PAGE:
Downpour Reference/Mod Directories

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Example of a correctly placed Remix mod main folder and a valid modinfo.json file.

Each mod in Downpour is stored as a subfolder inside the RainWorld_Data/StreamingAssets/mods directory. This subfolder contains all metadata, file modifications and overrides, assets, and code modules (DLL files) that define the mod's contents and functionality.

ModInfo JSON[edit source]

Each mod should have a modinfo.json file included in the top level directory of the mod. This JSON file defines the metadata for the mod, mainly the information that will be displayed for that mod within the REMIX menu. The following key-value pairs exist for this JSON file:

Key Meaning
id This is a unique string identifier for this mod. This identifier should never be changed. Recommended to be a lower-case string with no spaces. Other mods will reference this ID to refer to your mod, such as when listing mod requirements.
name This is the title of your mod that will be shown and listed in the REMIX menu.
version This is a string specifying the current version number of your mod.
target_game_version The version number of Rain World this mod was made for. Note that this must start with a "v". (The current game version can be found in RainWorld_Data/StreamingAssets/GameVersion.txt)
authors A string listing the authors of the mod. The <LINE> keyword can be used to add a breakline. If the authors string is too long to be displayed directly, it will be converted to a credits roll in the REMIX menu.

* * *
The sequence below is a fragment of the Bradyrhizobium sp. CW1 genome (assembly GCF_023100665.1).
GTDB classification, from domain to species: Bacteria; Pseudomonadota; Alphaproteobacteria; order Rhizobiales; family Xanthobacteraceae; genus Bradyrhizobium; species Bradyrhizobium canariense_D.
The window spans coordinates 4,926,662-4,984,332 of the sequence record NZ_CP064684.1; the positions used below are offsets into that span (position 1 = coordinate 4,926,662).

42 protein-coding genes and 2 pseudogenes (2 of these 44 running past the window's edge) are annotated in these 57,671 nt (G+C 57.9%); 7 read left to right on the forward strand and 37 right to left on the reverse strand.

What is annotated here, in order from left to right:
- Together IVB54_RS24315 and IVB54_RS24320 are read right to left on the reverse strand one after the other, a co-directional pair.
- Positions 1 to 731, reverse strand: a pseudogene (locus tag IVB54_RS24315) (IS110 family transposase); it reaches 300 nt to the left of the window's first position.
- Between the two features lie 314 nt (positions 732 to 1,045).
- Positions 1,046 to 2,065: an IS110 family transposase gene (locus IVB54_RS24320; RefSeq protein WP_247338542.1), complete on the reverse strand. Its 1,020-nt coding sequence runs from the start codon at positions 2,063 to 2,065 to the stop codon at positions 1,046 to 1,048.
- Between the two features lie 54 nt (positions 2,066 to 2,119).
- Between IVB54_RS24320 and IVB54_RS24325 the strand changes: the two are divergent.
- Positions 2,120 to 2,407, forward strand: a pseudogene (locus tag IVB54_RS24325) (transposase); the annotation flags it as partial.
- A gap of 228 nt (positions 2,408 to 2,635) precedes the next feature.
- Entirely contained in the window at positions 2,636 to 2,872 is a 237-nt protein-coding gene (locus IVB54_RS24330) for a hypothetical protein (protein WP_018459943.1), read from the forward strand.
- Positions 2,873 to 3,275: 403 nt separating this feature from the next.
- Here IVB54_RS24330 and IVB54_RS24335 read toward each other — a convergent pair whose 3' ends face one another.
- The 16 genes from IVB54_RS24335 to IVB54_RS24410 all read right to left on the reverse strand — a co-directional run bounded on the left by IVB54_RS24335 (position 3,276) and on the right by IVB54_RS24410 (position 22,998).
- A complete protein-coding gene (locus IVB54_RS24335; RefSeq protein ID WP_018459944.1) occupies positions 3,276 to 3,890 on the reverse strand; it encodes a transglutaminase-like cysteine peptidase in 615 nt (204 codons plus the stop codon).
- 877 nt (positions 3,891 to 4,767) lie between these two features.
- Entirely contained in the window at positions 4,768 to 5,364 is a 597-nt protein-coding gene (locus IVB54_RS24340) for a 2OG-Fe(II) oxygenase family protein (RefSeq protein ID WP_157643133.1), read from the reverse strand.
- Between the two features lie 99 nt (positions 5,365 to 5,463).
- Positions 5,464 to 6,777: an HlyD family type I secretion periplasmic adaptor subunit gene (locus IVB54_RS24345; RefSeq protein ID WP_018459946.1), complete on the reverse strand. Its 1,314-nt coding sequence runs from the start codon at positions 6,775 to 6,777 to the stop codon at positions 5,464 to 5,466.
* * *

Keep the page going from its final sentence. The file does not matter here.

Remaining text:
description A longer description of the functionality of the mod, to be displayed in the REMIX menu. The <LINE> keyword can be used to add a breakline.
youtube_trailer_id Optionally, specify the ID for a YouTube video to associate with this mod as a preview trailer. The ID is the text after ?v= in a YouTube video URL.
requirements An array of strings specifying other mods which must be installed to use this mod. Each string in the array should match the id key of the required mod.
requirements_names A parallel array to the "requirements" array, which you can use to display more user friendly names for the requirements in the REMIX menu rather than displaying their internal id string.
tags An array of strings specifying the Steam Workshop tags which will be added to this mod. These should match the tags listed on the game's workshop page.
checksum_override_version An optional boolean parameter. If false, or omitted, the mod will be considered "updated" if changes are found to any files in the mod's folder. If true, the mod will only be considered "updated" if the value of the version parameter changes. (See additional notes in the next section below)

An example modinfo.json file contents:

    "id": "testmod",
    "name": "Test Mod",
    "version": "1.0",
    "target_game_version": "v1.5",
    "authors": "AndrewFM",
    "description": "This mod does something interesting, probably!",
    "youtube_trailer_id": "u-cuf39rK8g",
    "requirements": ["bestmod", "vrmod"],
    "requirements_names": ["That Other Mod", "Virtual Reality Support"],
    "tags": ["Game Mechanics"],
    "checksum_override_version": false

In addition to the modinfo.json file, the mod directory can also include a thumbnail.png image to be displayed in the REMIX menu. This should be an image with 16:9 aspect ratio, recommended to be at least 640x360 pixels large. Additionally, the file size of this thumbnail image should remain below 1 MB.